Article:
The effect of long-term immobilization on the motor system has been described during motor preparation, imagination or execution, when the movement has to be performed. But, what happens when the movement has to be suppressed? Does long-term limb immobilization modulate physiological responses underlying motor inhibition? Event-related potentials (ERPs) were recorded in healthy participants performing a Go/Nogo task, either with both hands free to respond (T1/T4: before/after the immobilization) or when left-hand movements were prevented by a cast (T2: as soon as the cast was positioned; T3: after one week of immobilization). In the right (control) side, N140, N2, and P3 components showed the expected greater amplitude in Nogo than in Go trials, irrespective of the timepoint. On the contrary, in the left (manipulated) side, each component of the ERP responses to Nogo trials showed specific differences across timepoints, suggesting that the inhibition-related EEG activity is significantly reduced by the presence of the cast and the duration of the immobilization. Furthermore, inhibition-related theta band activity to Nogo stimuli decreased at post-immobilization blocked session (T3-blocked). Altogether these findings can be interpreted as a consequence of the plastic changes induced by the immobilization, as also demonstrated by the cast-related corticospinal excitability modulation (investigated by using TMS) and by the decreased beta band in response to Go and Nogo trials. Thus, only if we are free to move, then inhibitory responses are fully implemented. After one week of immobilization, the amount of inhibition necessary to block the movement is lower and, consequently, inhibitory-related responses are reduced.

Long-term limb immobilization modulates inhibition-related electrophysiological brain activity

Bruno V.;Ronga I.;Fossataro C.;Galigani M.;Sacco K.;Garbarini F.
2020

Abstract

The effect of long-term immobilization on the motor system has been described during motor preparation, imagination or execution, when the movement has to be performed. But, what happens when the movement has to be suppressed? Does long-term limb immobilization modulate physiological responses underlying motor inhibition? Event-related potentials (ERPs) were recorded in healthy participants performing a Go/Nogo task, either with both hands free to respond (T1/T4: before/after the immobilization) or when left-hand movements were prevented by a cast (T2: as soon as the cast was positioned; T3: after one week of immobilization). In the right (control) side, N140, N2, and P3 components showed the expected greater amplitude in Nogo than in Go trials, irrespective of the timepoint. On the contrary, in the left (manipulated) side, each component of the ERP responses to Nogo trials showed specific differences across timepoints, suggesting that the inhibition-related EEG activity is significantly reduced by the presence of the cast and the duration of the immobilization. Furthermore, inhibition-related theta band activity to Nogo stimuli decreased at post-immobilization blocked session (T3-blocked). Altogether these findings can be interpreted as a consequence of the plastic changes induced by the immobilization, as also demonstrated by the cast-related corticospinal excitability modulation (investigated by using TMS) and by the decreased beta band in response to Go and Nogo trials. Thus, only if we are free to move, then inhibitory responses are fully implemented. After one week of immobilization, the amount of inhibition necessary to block the movement is lower and, consequently, inhibitory-related responses are reduced.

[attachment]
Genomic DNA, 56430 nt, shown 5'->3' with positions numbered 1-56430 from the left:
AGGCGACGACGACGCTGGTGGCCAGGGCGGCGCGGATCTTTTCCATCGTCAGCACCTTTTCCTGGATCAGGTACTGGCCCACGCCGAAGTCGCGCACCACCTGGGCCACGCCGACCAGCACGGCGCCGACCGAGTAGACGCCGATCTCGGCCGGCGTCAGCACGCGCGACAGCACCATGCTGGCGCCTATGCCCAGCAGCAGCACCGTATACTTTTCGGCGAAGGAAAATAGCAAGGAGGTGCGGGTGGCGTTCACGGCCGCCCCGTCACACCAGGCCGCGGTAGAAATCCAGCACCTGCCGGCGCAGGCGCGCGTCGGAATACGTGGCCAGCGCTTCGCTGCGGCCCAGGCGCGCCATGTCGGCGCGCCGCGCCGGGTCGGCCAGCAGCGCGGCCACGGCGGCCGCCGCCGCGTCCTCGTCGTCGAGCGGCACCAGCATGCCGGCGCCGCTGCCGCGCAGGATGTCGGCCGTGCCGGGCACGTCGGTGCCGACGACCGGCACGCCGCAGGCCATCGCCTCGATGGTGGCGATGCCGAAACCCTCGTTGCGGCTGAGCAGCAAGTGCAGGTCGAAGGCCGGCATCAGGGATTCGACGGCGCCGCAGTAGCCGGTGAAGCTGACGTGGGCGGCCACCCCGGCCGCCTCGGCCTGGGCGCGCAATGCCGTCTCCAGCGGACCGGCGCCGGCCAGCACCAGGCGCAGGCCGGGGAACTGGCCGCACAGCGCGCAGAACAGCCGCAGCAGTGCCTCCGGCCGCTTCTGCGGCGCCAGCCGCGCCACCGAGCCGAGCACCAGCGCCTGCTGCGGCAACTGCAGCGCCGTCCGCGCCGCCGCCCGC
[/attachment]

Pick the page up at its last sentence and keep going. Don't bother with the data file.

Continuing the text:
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Beta band; EEG; Long-lasting immobilization; Motor inhibition related N2–P3 complex; Single-pulse TMS; Theta band
Bruno V.; Ronga I.; Fossataro C.; Galigani M.; Sacco K.; Garbarini F.
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Utilizza questo identificativo per citare o creare un link a questo documento: http://hdl.handle.net/2318/1743407
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